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Possible to use a Work Sh...
Forum: Relevant General Discussion
Last Post: Mark Reich
10-15-2019, 01:04 PM
» Replies: 7
» Views: 396
The straight razor that c...
Forum: All About Edges
Last Post: Mark Reich
10-14-2019, 03:59 PM
» Replies: 41
» Views: 3,969
Windmill Riddle
Forum: Relevant General Discussion
Last Post: Mark Reich
10-14-2019, 03:09 PM
» Replies: 7
» Views: 86
Burl - but not Ives
Forum: Woodworking Tools
Last Post: Mike Brubacher
10-14-2019, 02:45 PM
» Replies: 4
» Views: 74
Your favorite de-greaser
Forum: Relevant General Discussion
Last Post: Mark Reich
10-14-2019, 09:15 AM
» Replies: 8
» Views: 162
Saw chain sharpening
Forum: Woodworking Tools
Last Post: Jan
10-06-2019, 07:00 AM
» Replies: 4
» Views: 73
Soaring Tomahawk
Forum: Knife Making & Bladesmithing
Last Post: Mike Brubacher
10-03-2019, 08:50 AM
» Replies: 12
» Views: 167
Why the 40° edge will not...
Forum: Edge Sharpness Testing
Last Post: SteveG
09-16-2019, 09:44 AM
» Replies: 28
» Views: 1,091
Driving to work
Forum: Relevant General Discussion
Last Post: Mark Reich
09-07-2019, 03:15 PM
» Replies: 3
» Views: 260
Post Holiday Greetings
Forum: BESS
Last Post: grepper
09-03-2019, 02:41 PM
» Replies: 1
» Views: 156

  Windmill Riddle
Posted by: Mike Brubacher - 10-08-2019, 02:28 PM - Forum: Relevant General Discussion - Replies (7)

So here was a head scratcher for me. The following came off of a windmill I was restoring. The old platform, from which the windmill head was serviced, was long ago shot being constructed of 1" thick pine boards nailed to angle iron. Here's a picture of the replacement platform:


The riddle concerns the original construction - nails were driven through holes in the angle iron and then through the 1" board - then clenched. The nails were old square nails. So how do you clinch a nail like this?


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  Burl - but not Ives
Posted by: Mike Brubacher - 10-07-2019, 06:27 PM - Forum: Woodworking Tools - Replies (4)

If you're old enough to appreciate the attempt at word play that is represented in the title of this thread then you, like me, probably sport a few gray hairs on your noggin. 

When I first discovered the growths on the trunk of my majestic American Elm, I didn't know what they were. A year later the 50 foot tall massive old elm was clearly suffering and the following year it had expired.  We cut the tree about 12 feet up from the ground to keep the dead branches from crushing the adjacent shed. 


I also trimmed one of the bumps off the trunk with my chain saw and took note of the strange grain at the saw line. That's when someone more familiar with wood than me told me that "that's burl".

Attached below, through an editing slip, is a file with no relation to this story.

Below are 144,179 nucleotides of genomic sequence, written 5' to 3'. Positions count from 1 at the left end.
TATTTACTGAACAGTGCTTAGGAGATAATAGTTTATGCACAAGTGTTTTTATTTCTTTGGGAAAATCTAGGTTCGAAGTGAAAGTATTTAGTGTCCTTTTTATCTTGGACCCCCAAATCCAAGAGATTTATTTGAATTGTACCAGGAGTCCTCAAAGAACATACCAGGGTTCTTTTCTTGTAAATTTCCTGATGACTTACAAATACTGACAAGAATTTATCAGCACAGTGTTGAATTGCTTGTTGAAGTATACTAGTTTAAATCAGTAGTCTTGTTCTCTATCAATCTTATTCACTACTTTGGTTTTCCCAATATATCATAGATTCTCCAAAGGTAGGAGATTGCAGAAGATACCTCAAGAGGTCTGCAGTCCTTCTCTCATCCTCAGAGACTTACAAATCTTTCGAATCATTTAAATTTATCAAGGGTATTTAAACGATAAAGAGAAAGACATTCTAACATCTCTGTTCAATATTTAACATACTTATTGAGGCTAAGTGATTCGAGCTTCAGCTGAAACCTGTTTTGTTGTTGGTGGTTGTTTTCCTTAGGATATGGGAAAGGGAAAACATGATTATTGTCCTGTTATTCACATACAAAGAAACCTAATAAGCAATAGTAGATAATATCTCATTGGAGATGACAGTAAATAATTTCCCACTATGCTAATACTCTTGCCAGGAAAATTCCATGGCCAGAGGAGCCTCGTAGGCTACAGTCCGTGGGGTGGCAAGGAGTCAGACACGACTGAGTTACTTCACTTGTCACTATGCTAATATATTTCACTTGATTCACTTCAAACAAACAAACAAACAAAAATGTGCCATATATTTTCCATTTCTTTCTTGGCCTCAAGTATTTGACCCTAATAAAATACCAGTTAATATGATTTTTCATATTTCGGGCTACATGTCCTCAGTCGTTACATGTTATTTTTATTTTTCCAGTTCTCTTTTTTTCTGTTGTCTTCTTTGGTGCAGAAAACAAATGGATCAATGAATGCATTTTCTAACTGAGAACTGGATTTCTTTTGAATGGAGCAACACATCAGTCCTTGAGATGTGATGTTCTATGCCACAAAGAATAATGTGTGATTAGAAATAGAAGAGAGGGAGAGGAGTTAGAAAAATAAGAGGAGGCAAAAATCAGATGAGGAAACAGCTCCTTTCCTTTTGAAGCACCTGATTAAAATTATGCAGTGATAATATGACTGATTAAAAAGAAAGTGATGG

That's when I decided to turn the trimmed piece into a serving platter.


And here is a closer look at the grain:


Pleased with the results, I lopped off several more growths of various size and shape and produced various bowls and serving pieces from them.  This was all three years ago. The event that prompted this post occurred when I inspected my old burl trunk this year. I discovered that the old trunk has gone back into burl production again  and some of the new growths are quite massive:


Anyhow, seems like this stuff would make some pretty nice tool and knife handles as well.

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  Saw chain sharpening
Posted by: Jan - 10-05-2019, 10:36 AM - Forum: Woodworking Tools - Replies (4)

Recently I purchased an electric chain saw and would like to ask you if you have some recommendations concerning chain sharpening.

For the time being I have Oregon sharpener file kit, but I have read that there exists Granberg Bar-Mount Chain Saw Sharpener made in California. Amazon delivers it to Europe, shipping’s and import fees are some 20 USD, so the total price for me would be some 55 USD.

Company Stihl offers similar device, but the price is several times higher.


Amazon link:

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  Soaring Tomahawk
Posted by: Mike Brubacher - 09-29-2019, 09:27 AM - Forum: Knife Making & Bladesmithing - Replies (12)

Well Mark R. I told you that I was going to take a few of your throwing tomahawks to Kansas for a good workout.  I presented two of them to my nephews here,  Josh and Jake,  with tomahawks and they went right to work. These are really nice creations Mark and extremely well made! They got the Tomahawks and I kept the ax. Here's a picture of both styles for the member's edification:


Apparently they lack only one feature Mark - altitude control. I received this picture from Josh with the message "OOPs" along with it:


When I was a kid Mark, I flung every hatchet I could find at every tree on the place and spent hours and hours doing it. These axes and tomahawks are four or five leagues above those old projectiles. I understand that there is now a resurgence of tomahawk and ax throwing going on and it's easy to see why. It's just a ton of cheap fun!

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  Your favorite de-greaser
Posted by: wadebevan - 09-28-2019, 04:42 PM - Forum: Relevant General Discussion - Replies (8)

Hey guys, 
Summer is pretty much said and done around here these days.
And it is time to get back to the shop, but first, I have a ton of cleaning to do.

Just wondering what everyone's favorite de-greaser is for metal machines?
I sort of ended up with an extra Bridgeport mill, WF Wells horiz band saw and a Cincinnati lathe.

They need a good scrub, and I want to cut as much as that swarf as I can chemically before getting to the manual scrubbing.
Any thoughts?